Date of Award

8-2013

Document Type

Dissertation

Degree Name

Doctor of Philosophy (PhD)

Legacy Department

International Family and Community Studies

Advisor

Limber, Susan P

Committee Member

McDonell , James R

Committee Member

Melton , Gary B

Committee Member

Small , Mark A

Committee Member

Truong , Khoa

Abstract

Bullying is unwanted aggressive behavior and a damaging experience that can violate a bullied child's civil and human rights. To understand and reduce bullying in U.S. schools, it is important to recognize students' self-reported experiences with and perceptions of bullying. This study responded to limited research on races/ethnicites and bullying among children and youth in U.S. schools, and to a relatively small focus on specific school-level variables (such as the densities of races/ethnicities in school, the school's ethnic diversity, the overall poverty level of the school, student/teacher ratio, and school locations) and several other variables of interest (such as the likelihood of joining in bullying, students' general satisfaction or dissatisfaction with school, and the size of a child's social networks, school safety) by bullying researchers.
This study utilized a combined data of the Olweus Bullying Questionnaire (OBQ) and the National Center for Education Statisitics (NCES) to examine the influence of races/ethnicities on bullying and generate multivariate regression models predicting bullying among 473,918 students attending 1,524 schools located in various communities in 45 states and the US Virgin Islands. Results revealed that students' races/ethnicities were significantly associated with peer victimization (being bullied) and bullying perpetration (bullying others) and on students' self-reported perceptions of how they liked school (i.e., general satisfaction or dissatisfaction with school), the likelihood of joining in bullying a student whom they did not like, how many friends they had in their class(es) (i.e., the size of a child's social networks in school), and how often they were afraid of being bullied by other students in their school (i.e., school safety).
In this study, multiracial students (i.e., those students who were identified as belonging to more than one racial/ethnic group) reported the highest rates of bullying involvement (30.6%), followed by those students who did not know their races/ethnicities (26.9%), African American (23.2%), White (20.6%), and Asian American students (18.5%). Hispanic students (17.9%) reported the lowest rates of involvement in bullying. Asian American students were more likely to be racially or ethnically bullied (e.g., were bullied with mean names or comments about their race or color) than their peers of other races/ethnicities in U.S. schools.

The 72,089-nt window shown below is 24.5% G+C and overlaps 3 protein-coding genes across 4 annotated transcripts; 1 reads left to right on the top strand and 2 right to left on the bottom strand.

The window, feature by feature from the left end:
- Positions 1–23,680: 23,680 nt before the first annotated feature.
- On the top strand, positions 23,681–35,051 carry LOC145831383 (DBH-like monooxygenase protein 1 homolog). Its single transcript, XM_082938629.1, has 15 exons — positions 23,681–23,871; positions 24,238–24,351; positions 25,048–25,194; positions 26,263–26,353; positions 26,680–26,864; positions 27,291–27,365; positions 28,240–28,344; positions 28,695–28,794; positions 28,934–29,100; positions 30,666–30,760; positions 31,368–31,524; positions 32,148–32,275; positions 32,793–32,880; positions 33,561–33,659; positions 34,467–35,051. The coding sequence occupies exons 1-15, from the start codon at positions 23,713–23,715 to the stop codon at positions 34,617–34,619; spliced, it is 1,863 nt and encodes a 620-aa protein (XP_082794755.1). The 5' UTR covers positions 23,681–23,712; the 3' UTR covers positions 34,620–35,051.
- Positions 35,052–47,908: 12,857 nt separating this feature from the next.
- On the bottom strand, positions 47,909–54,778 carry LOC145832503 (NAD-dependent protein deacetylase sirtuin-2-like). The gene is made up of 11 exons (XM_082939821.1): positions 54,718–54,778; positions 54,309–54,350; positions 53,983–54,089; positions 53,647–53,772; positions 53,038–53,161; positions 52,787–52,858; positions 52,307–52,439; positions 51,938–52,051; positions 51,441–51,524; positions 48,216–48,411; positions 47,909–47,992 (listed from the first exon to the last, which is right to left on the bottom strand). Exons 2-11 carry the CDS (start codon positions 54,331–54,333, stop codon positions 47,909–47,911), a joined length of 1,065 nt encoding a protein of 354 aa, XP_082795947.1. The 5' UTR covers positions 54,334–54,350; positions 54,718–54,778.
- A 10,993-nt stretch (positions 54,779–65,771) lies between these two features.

In terms of the relationship between several key school-level variables (such as the densities of racial/ethnic groups, the ethnic diversity, the overall poverty level, student/teacher ratio, and school locale) and bullying, results showed that the ethnic densities of African American and multiracial students were associated with a greater likelihhod of being bullied, and the ethnic densities of Asian American and Hispanic students were associated with a less likelihood of being bullied. Students were less likely to be bullied within a school context with a moderately high rate of school ethnic diversity, but the likelihood of being bullied appeared to increase if the ethnic diversity was too high. Students in schools located in town and rural communities were more likely to be bullied than students in urban and suburban areas. The school's overall poverty level moderated the relationship between races/etnicities and bullying.
This study generated two multivariate regression models predicting bullying among children and youth. In the model predicting being bullied, the overall model was significant and explained 21.9% of the variance. The strongest predictor of being bullied in the model was school safety. The likelihood of joining in bullying, being in elementary school and high school, the size of a child's social networks in school, general satisfaction or dissatisfaction with school, the school's overall poverty level, being multiracial students, the ethnic density of Hispanic students, attending a school located in towns, and being a girl were also significant predictors. Student/teacher ratio did not predict being bullied.
In the model predicting bullying others, the overall model was significant and explained 14.1% of the variance. The strongest predictor of bullying others in the model was the likelihood of joining in bullying. School safety, general satisfaction or dissatisfaction with school, the school's overall poverty level, being in elementary school and high school, being African American and multiracial students, the density of Asian American students, attending a school located in towns, and the school's ethnic diversity were also significant predictors. Gender and student/teacher ratio were not associated with the likelihood of bullying others. Research and practical implications of these findings are discussed.

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